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Pressure relief valve


Mark P
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Page 14 of the Reliance Instruction Manual says: The discharge opening must not be blocked or reduced in size under any circumstances. Excessive length, over 30 feet (9.14 m), or use of more than four elbows can cause restriction and reduce the discharge capacity of the valve.

This would lead you to believe that four elbows are the max that you should use.

http://www.reliancewaterheaters.com/lit ... 53-002.pdf

Jeff Euriech

Peoria, Arizona

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Sort of, but not really; Reliance goes for the 4 elbow recommendation w/fuzzy language because of perceived corporate liability.

I don't think it's that fine tuned an issue; if it was, we'd see limitations on elbows in all supply pipe installations. And, elbows don't "back stuff up from the get go"; they're elbows, not restrictions.

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Originally posted by kurt

And, elbows don't "back stuff up from the get go"; they're elbows, not restrictions.

No Kurt, they are restrictions. One elbow is equal to X amount of feet of pipe. Anytime you design a piping system you need to calculate pressure drop. Elbows are much more restrictive to water flow than straight pipe. The point I was making is the water, discharging from the TP valve, must be asked to immediately change direction, this is a restriction. I still think it's bad pratice to pipe a 90° right after the TP outlet.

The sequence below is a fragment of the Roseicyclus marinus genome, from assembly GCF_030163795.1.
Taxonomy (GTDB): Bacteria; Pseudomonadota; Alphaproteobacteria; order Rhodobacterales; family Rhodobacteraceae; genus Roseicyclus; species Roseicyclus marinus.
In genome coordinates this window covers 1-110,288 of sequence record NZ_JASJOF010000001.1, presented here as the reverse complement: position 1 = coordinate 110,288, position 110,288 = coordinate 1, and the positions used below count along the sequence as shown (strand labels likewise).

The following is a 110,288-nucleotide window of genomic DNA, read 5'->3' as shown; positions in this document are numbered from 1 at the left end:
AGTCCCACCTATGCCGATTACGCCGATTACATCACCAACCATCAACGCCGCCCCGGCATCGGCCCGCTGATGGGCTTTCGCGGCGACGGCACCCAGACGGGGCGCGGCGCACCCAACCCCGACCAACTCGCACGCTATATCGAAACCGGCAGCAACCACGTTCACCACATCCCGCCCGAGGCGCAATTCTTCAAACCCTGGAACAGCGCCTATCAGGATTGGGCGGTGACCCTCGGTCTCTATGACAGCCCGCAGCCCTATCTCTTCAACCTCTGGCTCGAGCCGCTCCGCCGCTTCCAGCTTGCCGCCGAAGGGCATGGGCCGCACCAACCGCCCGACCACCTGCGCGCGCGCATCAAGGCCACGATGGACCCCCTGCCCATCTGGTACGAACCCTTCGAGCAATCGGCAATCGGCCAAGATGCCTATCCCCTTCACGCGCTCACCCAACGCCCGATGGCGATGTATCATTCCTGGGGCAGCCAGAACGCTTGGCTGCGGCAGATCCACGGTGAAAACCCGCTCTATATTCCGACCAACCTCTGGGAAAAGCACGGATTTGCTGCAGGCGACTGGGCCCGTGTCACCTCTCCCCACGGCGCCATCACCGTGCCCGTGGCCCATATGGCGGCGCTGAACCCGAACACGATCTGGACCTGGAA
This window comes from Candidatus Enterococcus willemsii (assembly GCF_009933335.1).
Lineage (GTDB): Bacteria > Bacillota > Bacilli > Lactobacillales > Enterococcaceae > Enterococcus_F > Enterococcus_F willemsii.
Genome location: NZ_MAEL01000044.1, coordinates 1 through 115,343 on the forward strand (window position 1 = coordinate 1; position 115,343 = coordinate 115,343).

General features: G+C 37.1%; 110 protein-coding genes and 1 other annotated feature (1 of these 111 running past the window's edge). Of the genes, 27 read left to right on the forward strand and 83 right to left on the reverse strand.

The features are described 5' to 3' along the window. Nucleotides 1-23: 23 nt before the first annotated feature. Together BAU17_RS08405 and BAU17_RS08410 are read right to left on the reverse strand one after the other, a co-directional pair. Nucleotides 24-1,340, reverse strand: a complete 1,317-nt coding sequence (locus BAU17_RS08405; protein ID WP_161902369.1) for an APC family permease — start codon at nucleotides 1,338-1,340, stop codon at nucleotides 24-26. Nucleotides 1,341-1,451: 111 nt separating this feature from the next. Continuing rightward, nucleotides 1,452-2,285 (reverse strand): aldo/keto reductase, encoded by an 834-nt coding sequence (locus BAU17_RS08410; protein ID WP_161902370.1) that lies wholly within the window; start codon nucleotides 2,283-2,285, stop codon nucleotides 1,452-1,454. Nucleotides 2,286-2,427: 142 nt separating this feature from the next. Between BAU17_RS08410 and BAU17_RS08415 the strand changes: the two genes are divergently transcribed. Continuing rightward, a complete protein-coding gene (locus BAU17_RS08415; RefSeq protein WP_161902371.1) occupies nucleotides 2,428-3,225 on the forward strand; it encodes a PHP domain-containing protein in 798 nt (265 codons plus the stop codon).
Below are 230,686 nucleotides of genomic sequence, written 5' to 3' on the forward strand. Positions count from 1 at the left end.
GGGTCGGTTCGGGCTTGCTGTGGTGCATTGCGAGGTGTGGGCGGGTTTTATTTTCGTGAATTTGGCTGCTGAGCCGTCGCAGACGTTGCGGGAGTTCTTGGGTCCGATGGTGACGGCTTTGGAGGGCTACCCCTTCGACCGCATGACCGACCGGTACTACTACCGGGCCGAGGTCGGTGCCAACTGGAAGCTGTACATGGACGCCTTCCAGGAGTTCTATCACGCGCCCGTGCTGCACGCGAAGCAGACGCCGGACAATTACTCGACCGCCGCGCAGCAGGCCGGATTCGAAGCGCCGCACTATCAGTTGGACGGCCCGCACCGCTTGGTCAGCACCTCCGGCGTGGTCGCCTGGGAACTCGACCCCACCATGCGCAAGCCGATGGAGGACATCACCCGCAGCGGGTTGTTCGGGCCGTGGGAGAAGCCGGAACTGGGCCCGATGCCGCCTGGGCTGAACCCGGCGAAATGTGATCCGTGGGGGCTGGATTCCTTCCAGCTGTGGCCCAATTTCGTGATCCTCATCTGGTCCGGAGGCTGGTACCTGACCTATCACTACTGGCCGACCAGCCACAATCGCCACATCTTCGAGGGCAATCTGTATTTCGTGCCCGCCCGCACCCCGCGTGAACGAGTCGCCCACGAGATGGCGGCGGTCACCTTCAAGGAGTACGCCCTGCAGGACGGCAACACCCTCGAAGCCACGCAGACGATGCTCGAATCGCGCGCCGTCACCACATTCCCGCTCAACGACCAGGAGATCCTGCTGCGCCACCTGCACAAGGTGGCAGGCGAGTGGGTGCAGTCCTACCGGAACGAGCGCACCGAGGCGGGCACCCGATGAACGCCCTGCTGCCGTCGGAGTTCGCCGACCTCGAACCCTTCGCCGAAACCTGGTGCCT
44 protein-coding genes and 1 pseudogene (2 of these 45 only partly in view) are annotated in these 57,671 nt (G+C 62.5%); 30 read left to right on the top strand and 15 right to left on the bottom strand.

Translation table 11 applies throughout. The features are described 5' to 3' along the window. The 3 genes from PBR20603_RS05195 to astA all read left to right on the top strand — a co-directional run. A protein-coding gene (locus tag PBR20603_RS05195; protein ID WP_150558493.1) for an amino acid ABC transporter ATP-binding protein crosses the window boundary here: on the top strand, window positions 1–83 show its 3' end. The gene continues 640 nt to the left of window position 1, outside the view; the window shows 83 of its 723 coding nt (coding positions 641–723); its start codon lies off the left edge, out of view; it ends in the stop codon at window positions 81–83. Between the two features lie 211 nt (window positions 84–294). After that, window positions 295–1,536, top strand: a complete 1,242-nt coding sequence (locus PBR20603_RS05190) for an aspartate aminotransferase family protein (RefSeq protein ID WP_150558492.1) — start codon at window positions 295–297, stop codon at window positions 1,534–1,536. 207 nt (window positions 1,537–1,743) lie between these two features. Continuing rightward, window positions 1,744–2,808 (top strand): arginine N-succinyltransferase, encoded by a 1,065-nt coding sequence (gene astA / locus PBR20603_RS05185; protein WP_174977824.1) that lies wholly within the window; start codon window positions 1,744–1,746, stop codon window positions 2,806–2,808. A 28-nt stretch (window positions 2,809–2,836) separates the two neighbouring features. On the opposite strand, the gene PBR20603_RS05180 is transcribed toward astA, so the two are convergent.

From A.O. Smith.

The temperature-pressure relief valve must be installed directly into the

fitting of the water heater designed for the relief valve. Position the

valve downward and provide tubing so that any discharge will exit only

within 6 inches (153 mm) above, or at any distance below the structural

floor. Be certain that no contact is made with any live electrical part. The

discharge opening must not be blocked or reduced in size under any

circumstances. Excessive length, over 30 feet (9.14 m), or use of more

than four elbows can cause restriction and reduce the discharge

capacity of the valve, see Figure 10.

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This is an example of taking a simple concept & complicating the heck out of it.

The restriction that an elbow puts on water flow, at the pressures & flow rates that occur in residential construction, is so miniscule & inconsequential that it almost doesn't exist.

These folks put stuff like that in their literature because they have to, not because it matters on a functional level.

This is another good example of home inspector's over complicating very simple things.

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Originally posted by Jim Baird

A plumber friend of mine says a local home inspector cited his use of CPVC to pipe discharge as being too low pressure/temp rated.

Plumber says open end negates pressure/temp rating as a performance factor. Neither side of the argument is budging.

I'm split on it. I buy the open cap negates the pressure rating but not the temp... but doesn't CPVC rate high enough to be used anyway?

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